Biden: Obamacare Brings Peace of Mind

The vice president says just having coverage will improve individuals’ mental health.

WASHINGTON, DC - JANUARY 23: U.S. Vice President Joseph Biden pauses as he addresses the opening plenary session of Families USA's Health Action 2014 conference January 23, 2014 in Washington, DC. The conference brought together health care advocates to focus on 'topics from Medicaid expansion and efforts to promote high-quality care to strategies for improving health care access for minorities.' (Photo by Alex Wong/Getty Images)
National Journal
Sophie Novack
Add to Briefcase
Sophie Novack
Jan. 23, 2014, 8:06 a.m.

For Vice Pres­id­ent Joe Biden, the Af­ford­able Care Act is about more than phys­ic­al care when something hap­pens — it’s about the se­cur­ity of be­ing covered in case something does.

“A big chunk of why I so strongly be­lieve [health care] is a right and we’ve covered it now, is peace of mind,” he said at a Fam­il­ies USA health con­fer­ence Thursday. “This is Biden — I’m a law­yer, not a doc­tor — but I bet we’ll find that stress plays an in­cred­ibly big role in health care.”

In fact, we already have. Chron­ic stress has been linked to poor health. And a study this year found that Medi­caid cov­er­age in­creased use of health ser­vices, de­creased rates of de­pres­sion, and lowered fin­an­cial strain.

Biden em­phas­ized the im­port­ance of in­sur­ance to those with preex­ist­ing con­di­tions who pre­vi­ously could not get cov­er­age, and fam­il­ies who re­lied on the emer­gency room for care. Med­ic­al bills are the single greatest cause of bank­ruptcy, he said.

“To be able to say it with cer­tainty — it’s go­ing to be OK — so many par­ents, so many fam­il­ies til now have not been able to turn and say it’s go­ing to be OK,” Biden said. “Don’t un­der­es­tim­ate the peace of mind piece of this.”

For now though, the en­roll­ment num­bers and the law’s im­pact re­main a bit murky.

A Gal­lup poll re­leased Thursday shows that the rate of un­in­sured has dropped in the last month, from 17.3 per­cent in Decem­ber to 16.1 per­cent so far in Janu­ary. This is a pos­it­ive sign, but it’s too early to tell the de­gree to which it can be at­trib­uted to the health law, and the ex­tent to which the de­cline will be sus­tained.

About 2.2 mil­lion have en­rolled in private in­sur­ance on the ex­changes as of the end of Decem­ber. New fig­ures out Wed­nes­day show that 6.3 mil­lion people have been deemed eli­gible for Medi­caid or CHIP by the states since Obama­care open en­roll­ment began in Oc­to­ber, though that fig­ure also in­cludes in­di­vidu­als who are re­new­ing cov­er­age or were pre­vi­ously eli­gible but not en­rolled.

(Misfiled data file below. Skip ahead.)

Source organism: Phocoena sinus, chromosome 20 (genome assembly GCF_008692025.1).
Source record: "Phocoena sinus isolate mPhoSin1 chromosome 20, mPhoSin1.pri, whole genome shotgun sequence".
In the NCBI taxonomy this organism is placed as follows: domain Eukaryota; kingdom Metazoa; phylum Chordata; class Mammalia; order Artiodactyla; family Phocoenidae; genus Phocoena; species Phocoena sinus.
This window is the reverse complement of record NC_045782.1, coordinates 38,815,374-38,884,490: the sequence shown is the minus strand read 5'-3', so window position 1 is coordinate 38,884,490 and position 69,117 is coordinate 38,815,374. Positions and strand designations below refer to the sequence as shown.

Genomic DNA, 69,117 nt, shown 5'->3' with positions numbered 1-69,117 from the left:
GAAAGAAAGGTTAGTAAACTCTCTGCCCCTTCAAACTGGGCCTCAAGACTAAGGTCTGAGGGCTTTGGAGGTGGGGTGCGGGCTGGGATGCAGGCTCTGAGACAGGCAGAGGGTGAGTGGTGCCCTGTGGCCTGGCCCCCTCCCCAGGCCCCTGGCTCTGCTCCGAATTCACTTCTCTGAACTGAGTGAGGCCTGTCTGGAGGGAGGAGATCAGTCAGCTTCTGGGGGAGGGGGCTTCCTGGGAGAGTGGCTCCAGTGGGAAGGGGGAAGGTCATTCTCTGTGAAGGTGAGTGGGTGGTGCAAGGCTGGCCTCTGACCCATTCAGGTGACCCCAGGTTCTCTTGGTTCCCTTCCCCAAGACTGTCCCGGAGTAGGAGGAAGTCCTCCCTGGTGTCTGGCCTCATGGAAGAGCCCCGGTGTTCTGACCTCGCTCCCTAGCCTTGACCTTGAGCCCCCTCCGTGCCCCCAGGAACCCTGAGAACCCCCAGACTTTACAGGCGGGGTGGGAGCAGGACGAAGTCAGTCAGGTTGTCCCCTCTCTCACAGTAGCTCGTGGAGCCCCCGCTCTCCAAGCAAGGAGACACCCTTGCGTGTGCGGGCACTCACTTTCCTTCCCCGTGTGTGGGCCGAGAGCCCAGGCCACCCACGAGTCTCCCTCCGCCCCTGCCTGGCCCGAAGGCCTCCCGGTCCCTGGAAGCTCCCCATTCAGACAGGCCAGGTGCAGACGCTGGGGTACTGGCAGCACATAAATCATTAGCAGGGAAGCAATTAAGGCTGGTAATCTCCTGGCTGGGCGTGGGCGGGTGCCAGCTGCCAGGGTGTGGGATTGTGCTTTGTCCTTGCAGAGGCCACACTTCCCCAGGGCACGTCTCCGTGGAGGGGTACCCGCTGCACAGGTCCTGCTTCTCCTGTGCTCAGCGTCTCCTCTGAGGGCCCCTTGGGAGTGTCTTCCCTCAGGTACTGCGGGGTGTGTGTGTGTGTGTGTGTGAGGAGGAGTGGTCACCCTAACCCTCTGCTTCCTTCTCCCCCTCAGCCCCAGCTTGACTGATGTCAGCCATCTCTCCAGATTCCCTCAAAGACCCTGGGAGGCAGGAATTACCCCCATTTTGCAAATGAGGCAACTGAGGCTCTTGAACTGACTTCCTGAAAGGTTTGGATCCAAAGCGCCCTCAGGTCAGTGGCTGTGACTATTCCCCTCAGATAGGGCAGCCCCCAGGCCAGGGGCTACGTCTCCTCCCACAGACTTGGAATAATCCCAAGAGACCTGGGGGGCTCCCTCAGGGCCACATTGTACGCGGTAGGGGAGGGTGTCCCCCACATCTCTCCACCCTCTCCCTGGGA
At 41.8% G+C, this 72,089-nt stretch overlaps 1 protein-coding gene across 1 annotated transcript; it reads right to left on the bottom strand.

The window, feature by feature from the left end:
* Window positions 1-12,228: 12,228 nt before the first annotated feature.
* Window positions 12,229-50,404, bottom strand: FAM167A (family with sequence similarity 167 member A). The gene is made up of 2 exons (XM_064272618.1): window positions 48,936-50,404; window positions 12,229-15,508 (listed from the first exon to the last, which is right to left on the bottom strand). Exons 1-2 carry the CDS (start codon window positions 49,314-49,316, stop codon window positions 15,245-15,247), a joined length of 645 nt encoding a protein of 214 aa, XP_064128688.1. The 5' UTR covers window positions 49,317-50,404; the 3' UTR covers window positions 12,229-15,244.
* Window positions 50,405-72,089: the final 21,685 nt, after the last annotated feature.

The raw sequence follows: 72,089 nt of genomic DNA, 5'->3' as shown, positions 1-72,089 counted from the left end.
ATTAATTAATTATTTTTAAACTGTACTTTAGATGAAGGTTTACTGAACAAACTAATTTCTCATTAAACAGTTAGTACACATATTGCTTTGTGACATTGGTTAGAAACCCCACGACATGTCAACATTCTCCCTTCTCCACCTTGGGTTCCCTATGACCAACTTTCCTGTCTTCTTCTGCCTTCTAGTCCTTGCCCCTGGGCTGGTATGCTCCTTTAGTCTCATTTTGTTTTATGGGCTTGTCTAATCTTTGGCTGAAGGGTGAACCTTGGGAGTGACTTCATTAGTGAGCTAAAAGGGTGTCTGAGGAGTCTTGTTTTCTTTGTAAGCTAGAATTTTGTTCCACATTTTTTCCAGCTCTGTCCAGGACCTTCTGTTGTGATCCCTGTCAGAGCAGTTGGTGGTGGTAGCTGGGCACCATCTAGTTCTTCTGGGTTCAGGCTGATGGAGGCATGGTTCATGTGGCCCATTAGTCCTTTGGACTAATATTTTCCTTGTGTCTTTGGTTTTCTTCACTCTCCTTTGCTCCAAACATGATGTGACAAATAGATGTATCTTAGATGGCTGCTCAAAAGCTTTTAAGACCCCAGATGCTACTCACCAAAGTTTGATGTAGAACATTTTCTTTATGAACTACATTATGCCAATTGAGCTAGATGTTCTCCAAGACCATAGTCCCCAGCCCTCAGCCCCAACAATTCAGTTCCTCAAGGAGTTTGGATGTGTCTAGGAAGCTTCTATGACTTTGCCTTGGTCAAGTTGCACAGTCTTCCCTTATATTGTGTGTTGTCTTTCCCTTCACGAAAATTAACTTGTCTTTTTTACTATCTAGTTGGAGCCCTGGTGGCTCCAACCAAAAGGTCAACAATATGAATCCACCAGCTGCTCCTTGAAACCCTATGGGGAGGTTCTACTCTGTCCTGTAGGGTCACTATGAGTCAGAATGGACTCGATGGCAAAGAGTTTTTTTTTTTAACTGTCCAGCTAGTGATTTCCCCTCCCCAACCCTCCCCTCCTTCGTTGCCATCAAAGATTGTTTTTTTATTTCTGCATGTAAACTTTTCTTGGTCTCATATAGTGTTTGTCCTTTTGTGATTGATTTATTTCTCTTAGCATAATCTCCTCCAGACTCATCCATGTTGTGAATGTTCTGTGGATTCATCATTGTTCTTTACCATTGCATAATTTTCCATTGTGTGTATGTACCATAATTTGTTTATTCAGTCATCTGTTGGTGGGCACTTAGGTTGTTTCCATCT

Be­ing in­sured doesn’t guar­an­tee that pa­tients will ac­tu­ally go to the doc­tor, but just hav­ing this cov­er­age would sig­ni­fic­antly im­prove the lives of many, Biden said.

The vice pres­id­ent em­phas­ized that the law is here to stay, des­pite con­tin­ued op­pos­i­tion. “I’m con­fid­ent [Re­pub­lic­ans] are not go­ing to get the mes­sage I’m about to de­liv­er to them: We will not go back. Amer­ica has turned the page. We will not go back to the days be­fore the Af­ford­able Care Act.”

What We're Following See More »
THE PLAN ALL ALONG?
Manchin Drops Objections, Clearing Way for Spending Deal
1 days ago
THE LATEST

"The Senate standstill over a stopgap spending bill appeared headed toward a resolution on Friday night. Senators who were holding up the measure said votes are expected later in the evening. West Virginia Democrat Joe Manchin had raised objections to the continuing resolution because it did not include a full year's extension of retired coal miners' health benefits," but Manchin "said he and other coal state Democrats agreed with Senate Democratic leaders during a caucus meeting Thursday that they would not block the continuing resolution, but rather use the shutdown threat as a way to highlight the health care and pension needs of the miners."

Source:
UNCLEAR WHAT CAUSED CHANGE OF HEART
Giuliani Out of Running For State
1 days ago
BREAKING

Donald Trump transition team announced Friday afternoon that top supporter Rudy Giuliani has taken himself out of the running to be in Trump's cabinet, though CNN previously reported that it was Trump who informed the former New York City mayor that he would not be receiving a slot. While the field had seemingly been narrowed last week, it appears to be wide open once again, with ExxonMobil CEO Rex Tillerson the current favorite.

Source:
ALSO VICE-CHAIR OF TRUMP’S TRANSITION TEAM
Trump Taps Rep. McMorris Rodgers for Interior Secretary
1 days ago
BREAKING
SHUTDOWN LOOMING
House Approves Spending Bill
2 days ago
BREAKING

The House has completed it's business for 2016 by passing a spending bill which will keep the government funded through April 28. The final vote tally was 326-96. The bill's standing in the Senate is a bit tenuous at the moment, as a trio of Democratic Senators have pledged to block the bill unless coal miners get a permanent extension on retirement and health benefits. The government runs out of money on Friday night.

HEADS TO OBAMA
Senate Approves Defense Bill
2 days ago
THE LATEST

The Senate passed the National Defense Authorization Act today, sending the $618 billion measure to President Obama. The president vetoed the defense authorization bill a year ago, but both houses could override his disapproval this time around.

Source:
×
×

Welcome to National Journal!

You are currently accessing National Journal from IP access. Please login to access this feature. If you have any questions, please contact your Dedicated Advisor.

Login